Category Archives: Object of the Month

Object of the Month – May 2012

Egyptian necklace with beads and amulets

Egyptian necklace

This necklace isn’t as old as you might think. It was made in Egypt for a tourist 100 to 200 years ago. In the 1800s Egypt became an increasingly popular tourist destination and these visitors were keen to bring back souvenirs of their trip. This could be something made as a souvenir, or a fake made to look much older than it was.

However, in this case the beads themselves are much older than the necklace.

As the beads were restrung relatively recently we cannot be certain where in Egypt they were originally found. However, we do know what all the larger beads – or amulets – stood for. These figures provided magical protection for the wearer, in this life or the afterlife.

The amulets include two eye of Horus (wadjet), Isis (recognisable by the throne on her head), four Tawerets (pregnant hippopotamus), two Anubis figures (with jackal head), two Bes figures (who protected children) and four striding men.

This fascinating necklace belonged to a professor of Egyptology at Oxford who worked in Egypt with Flinders Petrie, a famous archaeologist.

The Herbert has about 30 objects from ancient Egypt, all donated by individuals. You can see some of them on display in the History Gallery and a drawer of small objects in What’s in Store.

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Object of the Month – March 2012

 

Anglo Saxon shield boss

Anglo-Saxon Shield Boss

Anglo-Saxon warriors are typically pictured wearing a helmet, brandishing a spear or axe and holding a shield. These iconic objects were sometimes buried with the person when he died. From archaeological remains such as these, we have a good idea what people in the past may have looked like.

This shield boss would have formed the centre of a shield and protected the warrior’s hand. It was hand beaten out of a piece of iron. It dates from between 550 and 650 AD. It was found by Jack Edwards during archaeological excavations in Baginton in the 1930s.  

We know little about Saxon Coventry. However, we believe there was a settlement at Baginton near the present day church. It is known their cremation burial ground was on the north side of the village. This settlement was no longer used by 700 AD, at around the same time that people may have built houses on or near what is now Coventry city centre.

This shield boss along with cremation pots from the cemetery can be seen in What’s in Store our accessible store in the Herbert.

Object of the Month – February 2012

Coventry Blitz – General View, 1940,  By Ernest Boye Uden (1911 to 1986)

Coventry Blitz – General View by Ernest Boye Uden (1911 to 1986)

Coventry Blitz – General View
1940
By Ernest Boye Uden (1911 to 1986)

This watercolour painting of Coventry in the Blitz is one of the Herbert’s newest acquisitions. It found its way to us in fairly unusual circumstances. The artist’s daughter got in touch with us from Canada where she now lives, to tell us that this painting was being offered for sale on a website run by an organisation called the Canadian Anglo-Boer War Museum. She was really keen for the Herbert to purchase the work, as she felt strongly that it represents an important event in the city’s history and should be in a museum in Coventry where it could be seen and appreciated by Coventry people.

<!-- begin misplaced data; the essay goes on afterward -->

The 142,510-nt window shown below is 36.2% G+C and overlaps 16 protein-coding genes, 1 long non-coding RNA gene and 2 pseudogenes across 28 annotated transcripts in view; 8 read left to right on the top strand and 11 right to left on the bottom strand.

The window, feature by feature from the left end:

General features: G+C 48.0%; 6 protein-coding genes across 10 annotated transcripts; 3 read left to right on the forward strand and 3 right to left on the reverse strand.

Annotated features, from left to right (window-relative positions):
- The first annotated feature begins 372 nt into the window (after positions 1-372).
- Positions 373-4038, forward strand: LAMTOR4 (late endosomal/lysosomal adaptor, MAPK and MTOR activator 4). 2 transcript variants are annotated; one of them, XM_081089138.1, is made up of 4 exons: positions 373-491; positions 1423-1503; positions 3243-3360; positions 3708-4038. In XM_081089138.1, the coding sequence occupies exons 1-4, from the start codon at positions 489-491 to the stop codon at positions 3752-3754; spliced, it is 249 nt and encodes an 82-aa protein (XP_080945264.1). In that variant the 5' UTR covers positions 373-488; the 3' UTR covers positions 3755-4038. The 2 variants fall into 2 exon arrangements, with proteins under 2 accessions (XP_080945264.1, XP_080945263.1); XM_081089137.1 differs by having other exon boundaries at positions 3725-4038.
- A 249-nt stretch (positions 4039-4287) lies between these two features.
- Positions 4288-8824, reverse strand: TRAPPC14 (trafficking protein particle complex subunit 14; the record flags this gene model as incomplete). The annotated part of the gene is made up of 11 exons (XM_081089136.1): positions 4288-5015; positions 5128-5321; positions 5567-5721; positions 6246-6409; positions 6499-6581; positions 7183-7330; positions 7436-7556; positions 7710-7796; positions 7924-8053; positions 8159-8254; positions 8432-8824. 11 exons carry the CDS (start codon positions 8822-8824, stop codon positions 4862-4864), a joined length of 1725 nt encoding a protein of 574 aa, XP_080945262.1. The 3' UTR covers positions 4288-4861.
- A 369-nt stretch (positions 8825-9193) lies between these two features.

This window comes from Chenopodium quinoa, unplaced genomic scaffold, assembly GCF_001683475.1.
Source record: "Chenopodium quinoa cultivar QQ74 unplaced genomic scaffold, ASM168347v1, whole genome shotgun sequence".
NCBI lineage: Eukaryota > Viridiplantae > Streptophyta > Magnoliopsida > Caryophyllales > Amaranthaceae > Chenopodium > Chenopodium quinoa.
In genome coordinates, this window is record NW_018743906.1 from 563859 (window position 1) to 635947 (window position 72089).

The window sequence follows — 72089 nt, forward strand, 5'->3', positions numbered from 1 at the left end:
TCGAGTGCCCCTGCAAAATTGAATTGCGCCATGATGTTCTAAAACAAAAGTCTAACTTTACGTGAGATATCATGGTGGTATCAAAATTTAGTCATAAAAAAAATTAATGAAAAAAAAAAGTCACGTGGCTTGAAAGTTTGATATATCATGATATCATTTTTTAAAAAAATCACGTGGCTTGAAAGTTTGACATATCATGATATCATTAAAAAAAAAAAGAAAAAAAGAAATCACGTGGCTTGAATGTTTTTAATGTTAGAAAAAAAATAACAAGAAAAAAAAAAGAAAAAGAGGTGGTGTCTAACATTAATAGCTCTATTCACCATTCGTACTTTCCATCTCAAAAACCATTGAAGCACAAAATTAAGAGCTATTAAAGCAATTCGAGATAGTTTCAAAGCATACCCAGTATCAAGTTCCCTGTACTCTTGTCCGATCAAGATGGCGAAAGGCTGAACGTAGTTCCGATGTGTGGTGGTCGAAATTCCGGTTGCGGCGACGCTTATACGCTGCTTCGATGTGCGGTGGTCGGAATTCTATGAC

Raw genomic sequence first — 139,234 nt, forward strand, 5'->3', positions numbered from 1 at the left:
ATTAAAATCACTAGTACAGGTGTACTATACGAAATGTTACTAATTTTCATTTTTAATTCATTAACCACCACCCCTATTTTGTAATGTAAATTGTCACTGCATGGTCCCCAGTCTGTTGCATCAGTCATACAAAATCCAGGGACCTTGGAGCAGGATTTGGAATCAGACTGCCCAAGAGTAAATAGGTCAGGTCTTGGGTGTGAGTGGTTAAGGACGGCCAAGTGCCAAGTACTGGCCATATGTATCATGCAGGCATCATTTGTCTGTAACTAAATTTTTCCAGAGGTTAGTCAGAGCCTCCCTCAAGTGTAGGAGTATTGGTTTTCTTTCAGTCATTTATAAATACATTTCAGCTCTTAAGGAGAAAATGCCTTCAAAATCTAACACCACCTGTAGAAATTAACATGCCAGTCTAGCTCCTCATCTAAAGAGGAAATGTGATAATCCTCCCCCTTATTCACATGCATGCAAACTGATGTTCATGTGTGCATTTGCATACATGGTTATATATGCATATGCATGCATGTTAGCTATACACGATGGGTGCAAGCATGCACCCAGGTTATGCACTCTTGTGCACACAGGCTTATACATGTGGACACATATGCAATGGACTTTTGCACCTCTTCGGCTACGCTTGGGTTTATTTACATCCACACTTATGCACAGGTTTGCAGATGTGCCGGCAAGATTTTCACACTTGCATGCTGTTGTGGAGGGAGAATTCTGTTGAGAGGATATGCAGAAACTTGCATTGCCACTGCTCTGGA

After a number of communications with the Anglo-Boer War Museum, we reached an agreement with them to buy the painting. Fortunately the sale price was not too high and we were able to use some of the funding we currently have from the Heritage Lottery Fund to purchase works of art on the themes of conflict, peace and reconciliation. This was an ideal use of this funding, as the Herbert’s focus on these themes stems from the experience of Coventry in the Blitz of 1940.

When we first heard about the painting, we didn’t know very much about the artist, but luckily his daughter was able to supply us with some biographical information. We also discovered that the Imperial War Museum has several works by him in their collection.

Ernest Boye Uden (known as Boye Uden to distinguish him from his father Ernest Uden, who was also an artist) was born in 1911 in Peckham in London. He studied at Camberwell School of Art and Goldsmiths College and by 1936 had exhibited work at the Royal Academy. When the Second World War broke out, he joined the Auxiliary Fire Service in London, and was on duty during the air raids on the East End and Docks. He was part of the contingent wetting down St Paul’s Cathedral when it was surrounded by fire.

In 1940 he became an official war artist, attached to the National Fire Service. When Coventry was bombed on the night of 14 November 1940, Uden’s division was sent to the city to support the local fire services. This painting records his view of the three spires as they entered the city. After the war Uden established himself as a successful artist, illustrator and watercolour painter. He was commissioned to produce work for a number of well-known companies, including British Gas, Daimler, Bass, Dunlop, Ferguson Tractors, ICI and the Radio Times. He died in Sudbury in Suffolk in 1986.

The painting has required some work by our conservation team to make it ready for display, including making a new mount for it and framing it. It will be on show for the first time as part of the Warwickshire Watercolours exhibition, at the Herbert between 25 February and 22 July.

Object of the Month – January 2012

Piece of Acropora Palmata Coral

Acropora palmata coral

While cataloguing the coral collection in the Herbert museum, I came across this species of Acropora coral.